Jan 7, 2020
1:30pm - 3:30pm
In its most basic form, populism is about the people of a nation demanding a voice in their political and social affairs. So why is populism a threat to democracy? This lecture will identify and discuss some of the key features of populism: the “us versus them” mentality; populism’s conflict with elitism; how mass dissatisfaction can give rise to mass political movements; the differences between left-wing and right-wing populism; the role of leadership in populism; and the difficulties scholars have defining populism (and the reasons for that). This lecture, by taking a look at the different theories informing populism and the debates about what populism actually is, will equip learners with a framework for contextualizing subsequent lectures on particular instances of populism in different countries and societies.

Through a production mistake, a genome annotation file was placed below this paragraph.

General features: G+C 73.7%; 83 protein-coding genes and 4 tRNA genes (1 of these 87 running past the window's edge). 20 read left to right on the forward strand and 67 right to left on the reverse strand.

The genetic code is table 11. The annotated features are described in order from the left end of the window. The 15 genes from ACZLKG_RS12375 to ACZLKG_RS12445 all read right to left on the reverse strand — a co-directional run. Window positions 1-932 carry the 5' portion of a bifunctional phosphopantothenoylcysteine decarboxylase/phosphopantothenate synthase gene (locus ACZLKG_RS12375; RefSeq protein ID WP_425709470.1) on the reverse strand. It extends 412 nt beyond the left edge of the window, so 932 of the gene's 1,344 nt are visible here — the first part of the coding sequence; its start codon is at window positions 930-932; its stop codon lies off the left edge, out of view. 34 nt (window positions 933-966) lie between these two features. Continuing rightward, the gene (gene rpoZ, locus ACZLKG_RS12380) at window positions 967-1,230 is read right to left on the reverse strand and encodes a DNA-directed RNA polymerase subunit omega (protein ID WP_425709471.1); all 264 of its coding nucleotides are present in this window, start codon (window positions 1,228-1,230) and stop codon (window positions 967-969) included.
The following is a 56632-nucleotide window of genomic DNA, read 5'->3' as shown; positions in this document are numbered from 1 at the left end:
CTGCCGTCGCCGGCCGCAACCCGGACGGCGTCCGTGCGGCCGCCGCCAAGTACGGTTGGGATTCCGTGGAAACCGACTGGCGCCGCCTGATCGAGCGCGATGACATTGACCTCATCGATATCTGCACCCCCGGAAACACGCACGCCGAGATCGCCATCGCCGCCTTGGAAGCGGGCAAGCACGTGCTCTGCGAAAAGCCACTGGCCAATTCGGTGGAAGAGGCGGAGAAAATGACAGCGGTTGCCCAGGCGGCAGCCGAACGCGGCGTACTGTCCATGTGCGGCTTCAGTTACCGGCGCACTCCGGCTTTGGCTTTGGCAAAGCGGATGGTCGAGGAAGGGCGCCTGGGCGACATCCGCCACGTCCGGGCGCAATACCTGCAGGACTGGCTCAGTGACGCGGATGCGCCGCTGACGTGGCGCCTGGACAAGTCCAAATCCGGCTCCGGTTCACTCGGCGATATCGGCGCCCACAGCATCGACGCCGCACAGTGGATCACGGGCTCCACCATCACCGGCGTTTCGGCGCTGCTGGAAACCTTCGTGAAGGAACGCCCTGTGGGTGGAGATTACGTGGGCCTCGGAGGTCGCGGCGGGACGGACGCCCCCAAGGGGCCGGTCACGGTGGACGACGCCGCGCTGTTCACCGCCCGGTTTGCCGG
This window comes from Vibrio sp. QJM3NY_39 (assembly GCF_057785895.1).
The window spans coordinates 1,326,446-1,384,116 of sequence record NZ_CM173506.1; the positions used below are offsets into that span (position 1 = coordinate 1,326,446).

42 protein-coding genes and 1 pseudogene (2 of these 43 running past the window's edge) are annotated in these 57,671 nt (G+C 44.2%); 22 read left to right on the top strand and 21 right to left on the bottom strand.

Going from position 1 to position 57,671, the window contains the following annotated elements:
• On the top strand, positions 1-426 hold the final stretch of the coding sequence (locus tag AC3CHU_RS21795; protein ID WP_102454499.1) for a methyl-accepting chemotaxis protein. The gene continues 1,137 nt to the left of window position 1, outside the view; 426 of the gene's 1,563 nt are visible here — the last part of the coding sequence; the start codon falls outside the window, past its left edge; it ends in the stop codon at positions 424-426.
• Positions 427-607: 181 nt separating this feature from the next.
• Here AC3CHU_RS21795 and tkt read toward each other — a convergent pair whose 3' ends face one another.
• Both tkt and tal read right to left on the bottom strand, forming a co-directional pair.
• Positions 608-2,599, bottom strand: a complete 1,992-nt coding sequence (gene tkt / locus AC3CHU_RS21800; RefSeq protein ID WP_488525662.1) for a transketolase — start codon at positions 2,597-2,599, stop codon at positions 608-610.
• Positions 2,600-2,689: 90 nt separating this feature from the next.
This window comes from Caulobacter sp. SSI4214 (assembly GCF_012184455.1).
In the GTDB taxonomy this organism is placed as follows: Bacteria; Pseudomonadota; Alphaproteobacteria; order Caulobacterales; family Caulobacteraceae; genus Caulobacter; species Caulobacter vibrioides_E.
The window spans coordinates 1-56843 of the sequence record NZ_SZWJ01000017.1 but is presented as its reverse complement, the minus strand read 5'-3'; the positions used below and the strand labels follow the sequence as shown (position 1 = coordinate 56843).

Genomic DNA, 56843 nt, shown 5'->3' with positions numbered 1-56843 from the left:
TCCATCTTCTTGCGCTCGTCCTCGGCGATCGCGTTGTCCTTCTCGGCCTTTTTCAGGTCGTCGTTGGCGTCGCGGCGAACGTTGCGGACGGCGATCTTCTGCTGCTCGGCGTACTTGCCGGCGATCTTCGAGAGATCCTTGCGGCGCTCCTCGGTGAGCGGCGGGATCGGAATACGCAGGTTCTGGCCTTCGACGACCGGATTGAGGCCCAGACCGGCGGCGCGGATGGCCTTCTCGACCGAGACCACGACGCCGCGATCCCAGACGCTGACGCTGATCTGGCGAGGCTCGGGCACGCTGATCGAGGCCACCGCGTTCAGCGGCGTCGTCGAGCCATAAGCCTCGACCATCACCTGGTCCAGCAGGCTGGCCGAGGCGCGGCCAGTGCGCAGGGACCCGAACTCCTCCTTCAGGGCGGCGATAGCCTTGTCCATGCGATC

James Skidmore is Director of the Waterloo Centre for German Studies at the University of Waterloo. After receiving his PhD from Princeton University, Prof. Skidmore taught at the University of New Brunswick and Wilfrid Laurier University before joining the Department of Germanic and Slavic Studies at Waterloo. His research and teaching interests centre on the representation of political and social issues in literature and film. In addition to his work in German studies, Prof. Skidmore has been active in the fields of online and open education.